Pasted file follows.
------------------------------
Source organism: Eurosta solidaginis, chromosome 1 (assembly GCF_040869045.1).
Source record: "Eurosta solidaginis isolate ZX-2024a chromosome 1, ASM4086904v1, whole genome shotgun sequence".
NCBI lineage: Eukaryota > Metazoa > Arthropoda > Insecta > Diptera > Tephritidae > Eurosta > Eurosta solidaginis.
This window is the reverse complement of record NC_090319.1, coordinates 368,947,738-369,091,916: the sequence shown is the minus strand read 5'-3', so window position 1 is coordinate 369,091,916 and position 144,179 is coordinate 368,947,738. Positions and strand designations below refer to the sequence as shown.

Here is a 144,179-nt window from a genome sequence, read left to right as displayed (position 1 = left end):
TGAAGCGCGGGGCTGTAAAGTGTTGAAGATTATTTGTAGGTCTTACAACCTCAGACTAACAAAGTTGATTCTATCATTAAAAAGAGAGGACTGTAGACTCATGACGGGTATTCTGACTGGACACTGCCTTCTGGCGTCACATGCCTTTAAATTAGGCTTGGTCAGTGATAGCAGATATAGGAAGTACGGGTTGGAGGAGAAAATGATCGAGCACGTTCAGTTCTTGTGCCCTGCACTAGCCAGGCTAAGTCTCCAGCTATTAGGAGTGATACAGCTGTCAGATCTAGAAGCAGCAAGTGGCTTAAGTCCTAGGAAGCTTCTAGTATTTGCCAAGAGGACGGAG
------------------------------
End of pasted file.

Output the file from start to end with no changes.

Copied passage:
Source organism: Eurosta solidaginis, chromosome 1 (assembly GCF_040869045.1).
Source record: "Eurosta solidaginis isolate ZX-2024a chromosome 1, ASM4086904v1, whole genome shotgun sequence".
NCBI lineage: Eukaryota > Metazoa > Arthropoda > Insecta > Diptera > Tephritidae > Eurosta > Eurosta solidaginis.
This window is the reverse complement of record NC_090319.1, coordinates 368,947,738-369,091,916: the sequence shown is the minus strand read 5'-3', so window position 1 is coordinate 369,091,916 and position 144,179 is coordinate 368,947,738. Positions and strand designations below refer to the sequence as shown.

Here is a 144,179-nt window from a genome sequence, read left to right as displayed (position 1 = left end):
TGAAGCGCGGGGCTGTAAAGTGTTGAAGATTATTTGTAGGTCTTACAACCTCAGACTAACAAAGTTGATTCTATCATTAAAAAGAGAGGACTGTAGACTCATGACGGGTATTCTGACTGGACACTGCCTTCTGGCGTCACATGCCTTTAAATTAGGCTTGGTCAGTGATAGCAGATATAGGAAGTACGGGTTGGAGGAGAAAATGATCGAGCACGTTCAGTTCTTGTGCCCTGCACTAGCCAGGCTAAGTCTCCAGCTATTAGGAGTGATACAGCTGTCAGATCTAGAAGCAGCAAGTGGCTTAAGTCCTAGGAAGCTTCTAGTATTTGCCAAGAGGACGGAG